OpinionOp-Ed
Op-Ed

Undoing Afghanistan's resource curse

CommentaryOpinionAfghanistanIraqConservationNatural ResourcesPolitics
The resource curse could undermine everything the U.S. has invested in Afghanistan since 2001

Afghanistan is teetering on the edge. A little-known bill just passed the upper house of its parliament that could help counter threats to the country's stability and future development, but only if the U.S. government works with Afghanistan to ensure that it is fixed before it becomes law.

The United States hopes that Afghanistan's $1-trillion mineral wealth will kick-start the economy, reduce dependency on U.S. aid and ultimately fund Afghan security forces that can stand up to the Taliban. However, there is a serious risk this measure would instead fuel corruption and conflict, while generating little revenue for the government but a lot for insurgents and warlords.

A significant part of the last 30 years of conflict has been funded from the proceeds of natural resources, including emeralds and rubies. Initial research by Global Witness confirms that the Taliban and other armed groups are still taking a significant cut from mining in many parts of the country.

So the mining law matters. What the proposed law, which would replace an existing one, is supposed to do is set out how contracts for the vast mineral riches are granted, who is eligible to get them, what taxes they will pay and what protections there are for the environment and local communities. It should help determine whether the Afghan people receive their fair share of revenue from their natural wealth, or whether power brokers and corrupt officials will pocket the funds in dirty deals. It should spell out whether ordinary Afghans have any right to know who owns the contracts.

Yet as it stands, the proposed law has serious weaknesses. It does not require the publication of contracts or the real ownership of mining companies, has no clear criteria for bidding and does not even forbid informal militias from being involved in mining. These are fundamental transparency and accountability safeguards, increasingly accepted around the world. Despite some positive provisions, such as the requirement for companies to sign a development agreement to help communities around the mines, overall the law simply does not do the job.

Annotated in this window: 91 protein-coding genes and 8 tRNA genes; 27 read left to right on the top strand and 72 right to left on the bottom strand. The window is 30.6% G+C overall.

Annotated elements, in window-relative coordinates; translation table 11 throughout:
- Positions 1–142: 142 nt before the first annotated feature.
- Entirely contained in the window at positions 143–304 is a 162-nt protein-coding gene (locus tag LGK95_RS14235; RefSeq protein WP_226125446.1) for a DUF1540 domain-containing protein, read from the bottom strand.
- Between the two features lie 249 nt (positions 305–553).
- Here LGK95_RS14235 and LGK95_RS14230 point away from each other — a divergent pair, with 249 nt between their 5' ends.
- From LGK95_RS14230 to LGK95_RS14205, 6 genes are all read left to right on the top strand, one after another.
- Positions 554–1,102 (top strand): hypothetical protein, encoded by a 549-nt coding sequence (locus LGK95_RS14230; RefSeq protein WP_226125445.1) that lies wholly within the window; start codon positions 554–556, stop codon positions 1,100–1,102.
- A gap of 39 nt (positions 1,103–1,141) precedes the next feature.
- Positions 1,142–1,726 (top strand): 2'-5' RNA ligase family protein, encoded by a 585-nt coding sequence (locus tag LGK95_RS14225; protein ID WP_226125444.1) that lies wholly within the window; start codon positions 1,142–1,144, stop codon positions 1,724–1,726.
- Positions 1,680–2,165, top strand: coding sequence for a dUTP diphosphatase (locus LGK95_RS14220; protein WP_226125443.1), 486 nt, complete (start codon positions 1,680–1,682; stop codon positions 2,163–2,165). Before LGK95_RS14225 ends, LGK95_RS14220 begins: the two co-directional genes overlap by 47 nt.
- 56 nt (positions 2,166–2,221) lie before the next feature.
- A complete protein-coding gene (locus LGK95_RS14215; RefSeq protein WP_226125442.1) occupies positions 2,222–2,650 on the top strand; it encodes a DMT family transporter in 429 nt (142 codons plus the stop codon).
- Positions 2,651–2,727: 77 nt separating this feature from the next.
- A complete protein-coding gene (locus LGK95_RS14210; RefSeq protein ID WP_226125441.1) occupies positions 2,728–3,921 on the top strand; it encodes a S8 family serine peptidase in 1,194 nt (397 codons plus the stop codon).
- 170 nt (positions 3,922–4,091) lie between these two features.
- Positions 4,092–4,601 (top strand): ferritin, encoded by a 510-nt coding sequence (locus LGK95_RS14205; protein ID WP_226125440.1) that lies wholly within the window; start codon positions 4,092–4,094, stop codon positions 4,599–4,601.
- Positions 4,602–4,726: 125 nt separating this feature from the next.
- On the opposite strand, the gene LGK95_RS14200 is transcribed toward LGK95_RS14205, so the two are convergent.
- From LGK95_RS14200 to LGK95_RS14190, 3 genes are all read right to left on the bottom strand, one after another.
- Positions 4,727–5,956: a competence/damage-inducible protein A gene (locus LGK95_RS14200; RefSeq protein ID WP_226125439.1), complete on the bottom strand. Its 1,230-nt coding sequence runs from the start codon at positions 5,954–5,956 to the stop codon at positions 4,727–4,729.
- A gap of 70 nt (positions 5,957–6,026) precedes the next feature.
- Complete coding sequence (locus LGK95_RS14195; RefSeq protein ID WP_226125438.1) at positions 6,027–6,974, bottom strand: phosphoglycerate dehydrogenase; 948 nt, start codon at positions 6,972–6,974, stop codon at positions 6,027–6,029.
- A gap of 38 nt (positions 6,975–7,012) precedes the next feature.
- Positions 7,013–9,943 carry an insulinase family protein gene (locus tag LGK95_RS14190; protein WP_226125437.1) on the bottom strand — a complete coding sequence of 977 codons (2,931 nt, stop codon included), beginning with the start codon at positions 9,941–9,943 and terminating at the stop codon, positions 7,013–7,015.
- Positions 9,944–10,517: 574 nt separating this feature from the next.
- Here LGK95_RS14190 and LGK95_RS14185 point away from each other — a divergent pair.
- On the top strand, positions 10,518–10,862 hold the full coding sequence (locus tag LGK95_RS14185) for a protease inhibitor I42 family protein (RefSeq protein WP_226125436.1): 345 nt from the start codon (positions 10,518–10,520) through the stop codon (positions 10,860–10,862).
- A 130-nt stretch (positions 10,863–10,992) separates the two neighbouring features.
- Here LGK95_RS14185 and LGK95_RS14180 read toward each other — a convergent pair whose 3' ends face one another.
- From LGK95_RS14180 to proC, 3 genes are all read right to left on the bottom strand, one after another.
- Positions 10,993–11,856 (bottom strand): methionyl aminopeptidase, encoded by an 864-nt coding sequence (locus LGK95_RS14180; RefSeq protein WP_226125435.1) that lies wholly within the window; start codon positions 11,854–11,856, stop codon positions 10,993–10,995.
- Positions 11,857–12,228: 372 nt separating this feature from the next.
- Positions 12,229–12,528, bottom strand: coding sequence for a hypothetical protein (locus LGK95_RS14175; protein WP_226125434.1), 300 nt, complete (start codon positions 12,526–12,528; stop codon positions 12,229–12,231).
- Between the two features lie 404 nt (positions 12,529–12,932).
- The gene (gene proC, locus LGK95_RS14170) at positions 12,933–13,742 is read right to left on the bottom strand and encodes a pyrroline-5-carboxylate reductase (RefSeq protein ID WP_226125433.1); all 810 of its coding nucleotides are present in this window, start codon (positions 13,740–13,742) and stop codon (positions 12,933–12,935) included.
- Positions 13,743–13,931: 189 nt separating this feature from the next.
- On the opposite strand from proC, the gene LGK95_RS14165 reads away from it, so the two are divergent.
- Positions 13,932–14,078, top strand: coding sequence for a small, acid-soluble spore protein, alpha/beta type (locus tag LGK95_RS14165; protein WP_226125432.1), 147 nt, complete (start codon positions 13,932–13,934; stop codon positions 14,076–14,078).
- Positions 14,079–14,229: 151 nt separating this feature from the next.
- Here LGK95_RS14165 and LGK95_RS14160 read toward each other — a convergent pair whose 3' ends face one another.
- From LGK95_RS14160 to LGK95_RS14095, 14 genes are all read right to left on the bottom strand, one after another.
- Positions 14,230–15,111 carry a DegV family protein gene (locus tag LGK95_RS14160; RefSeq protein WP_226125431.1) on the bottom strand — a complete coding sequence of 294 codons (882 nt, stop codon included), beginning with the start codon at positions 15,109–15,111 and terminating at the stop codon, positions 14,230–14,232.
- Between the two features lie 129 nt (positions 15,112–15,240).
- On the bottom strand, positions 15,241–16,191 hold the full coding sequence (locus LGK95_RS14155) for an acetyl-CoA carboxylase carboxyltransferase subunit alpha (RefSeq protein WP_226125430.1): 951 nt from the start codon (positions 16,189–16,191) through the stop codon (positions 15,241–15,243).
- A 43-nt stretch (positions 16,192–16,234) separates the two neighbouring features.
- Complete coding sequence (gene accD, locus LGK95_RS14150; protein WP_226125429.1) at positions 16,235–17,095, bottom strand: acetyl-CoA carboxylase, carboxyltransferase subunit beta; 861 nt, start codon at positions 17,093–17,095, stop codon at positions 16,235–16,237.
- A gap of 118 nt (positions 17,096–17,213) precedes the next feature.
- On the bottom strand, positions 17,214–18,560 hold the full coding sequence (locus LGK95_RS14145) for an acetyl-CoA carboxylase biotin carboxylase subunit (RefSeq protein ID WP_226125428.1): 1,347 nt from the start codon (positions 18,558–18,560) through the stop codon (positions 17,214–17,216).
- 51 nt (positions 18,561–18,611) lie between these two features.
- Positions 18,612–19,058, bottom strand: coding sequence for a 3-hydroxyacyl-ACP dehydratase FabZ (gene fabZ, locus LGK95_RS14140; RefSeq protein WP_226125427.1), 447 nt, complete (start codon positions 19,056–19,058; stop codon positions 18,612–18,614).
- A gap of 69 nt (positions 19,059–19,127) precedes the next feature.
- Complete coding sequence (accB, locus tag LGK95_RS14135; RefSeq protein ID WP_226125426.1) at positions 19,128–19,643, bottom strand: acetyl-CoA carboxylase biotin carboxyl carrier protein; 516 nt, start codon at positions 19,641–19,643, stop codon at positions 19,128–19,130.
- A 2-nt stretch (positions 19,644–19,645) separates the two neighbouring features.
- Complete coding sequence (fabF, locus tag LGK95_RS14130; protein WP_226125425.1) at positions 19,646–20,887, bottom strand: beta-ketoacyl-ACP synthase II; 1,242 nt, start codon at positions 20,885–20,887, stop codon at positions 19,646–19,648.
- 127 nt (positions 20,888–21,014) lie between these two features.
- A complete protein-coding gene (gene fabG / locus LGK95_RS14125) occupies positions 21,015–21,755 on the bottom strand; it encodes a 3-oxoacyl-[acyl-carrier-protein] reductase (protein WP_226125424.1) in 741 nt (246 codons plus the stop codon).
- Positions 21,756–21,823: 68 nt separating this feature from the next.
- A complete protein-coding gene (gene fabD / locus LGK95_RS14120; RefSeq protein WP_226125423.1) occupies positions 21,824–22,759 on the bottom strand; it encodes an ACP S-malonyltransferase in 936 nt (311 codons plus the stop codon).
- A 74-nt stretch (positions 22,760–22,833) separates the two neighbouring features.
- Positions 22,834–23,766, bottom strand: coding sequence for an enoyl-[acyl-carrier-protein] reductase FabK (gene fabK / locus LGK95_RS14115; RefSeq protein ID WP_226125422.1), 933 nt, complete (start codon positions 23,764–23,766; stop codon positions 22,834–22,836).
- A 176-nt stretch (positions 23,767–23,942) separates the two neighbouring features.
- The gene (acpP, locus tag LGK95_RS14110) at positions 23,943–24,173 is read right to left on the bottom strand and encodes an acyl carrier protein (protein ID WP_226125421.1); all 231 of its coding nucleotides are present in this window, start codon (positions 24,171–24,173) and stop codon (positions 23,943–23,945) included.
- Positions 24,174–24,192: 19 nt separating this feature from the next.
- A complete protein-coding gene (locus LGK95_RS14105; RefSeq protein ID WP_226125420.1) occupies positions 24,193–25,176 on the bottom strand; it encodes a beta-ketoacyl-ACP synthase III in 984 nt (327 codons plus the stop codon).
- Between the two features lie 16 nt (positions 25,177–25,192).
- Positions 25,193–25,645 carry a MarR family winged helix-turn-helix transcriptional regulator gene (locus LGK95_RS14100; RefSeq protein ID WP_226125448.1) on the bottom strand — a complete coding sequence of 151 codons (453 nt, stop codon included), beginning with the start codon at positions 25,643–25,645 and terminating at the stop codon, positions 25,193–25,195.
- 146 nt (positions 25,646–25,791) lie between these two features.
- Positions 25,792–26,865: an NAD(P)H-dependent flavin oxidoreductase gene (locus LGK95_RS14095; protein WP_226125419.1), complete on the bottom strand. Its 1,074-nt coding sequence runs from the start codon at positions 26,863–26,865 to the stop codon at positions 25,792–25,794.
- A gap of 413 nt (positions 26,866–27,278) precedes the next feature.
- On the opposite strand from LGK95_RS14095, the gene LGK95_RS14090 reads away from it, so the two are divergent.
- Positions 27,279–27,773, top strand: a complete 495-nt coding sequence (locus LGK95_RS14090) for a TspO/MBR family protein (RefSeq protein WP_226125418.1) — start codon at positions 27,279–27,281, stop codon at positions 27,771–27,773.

Many people in the Afghan and U.S. governments recognize this. But that has not been translated into serious action. In practice, the driving concern behind the bill has been to fix a few provisions in the existing law that might deter investment by international mining companies, rather than create a law that would most effectively shield against abuses. Given the threats Afghanistan faces, this is an incredibly shortsighted approach.

The Obama administration should work with the Afghan government to encourage reform of the bill before it becomes law, and, more broadly, to build up effective oversight of the country's natural resources. If U.S. interests are not enough justification, Afghan interests surely are. With more than 1 in 3 people living below the poverty line, Afghanistan desperately needs its resources to drive growth and foster stability.

President Obama warned recently that the Al Qaeda-inspired militants who have seized territory in Iraq pose a serious threat to the United States. After the U.S. exited Iraq and Americans thought they had escaped the conflict, Washington has had to pledge sustained support to the Iraqi government. If the U.S. wants to avoid a similar outcome in Afghanistan, it has to treat management of natural resources as a core strategic priority — not an optional extra — and as a basic condition for stability.

The resource curse could undermine everything the U.S. has invested in Afghanistan since 2001: 14 years of fighting, hundreds of billions of dollars spent and thousands of lives lost. The law is one obvious tool that could help prevent that fate from becoming a reality. The Obama administration, and its Afghan partners, cannot claim to be blind to the risks if this is not done right. They must act now.

Jodi Vittori is the Afghan policy advisor at London-based Global Witness, an international NGO campaigning to prevent natural resource-related conflict and corruption. She retired this year from the U.S. Air Force after 20 years. Most recently, she served in the anti-corruption task force of the NATO International Security Assistance Force in Afghanistan.

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Copyright © 2014, Los Angeles Times
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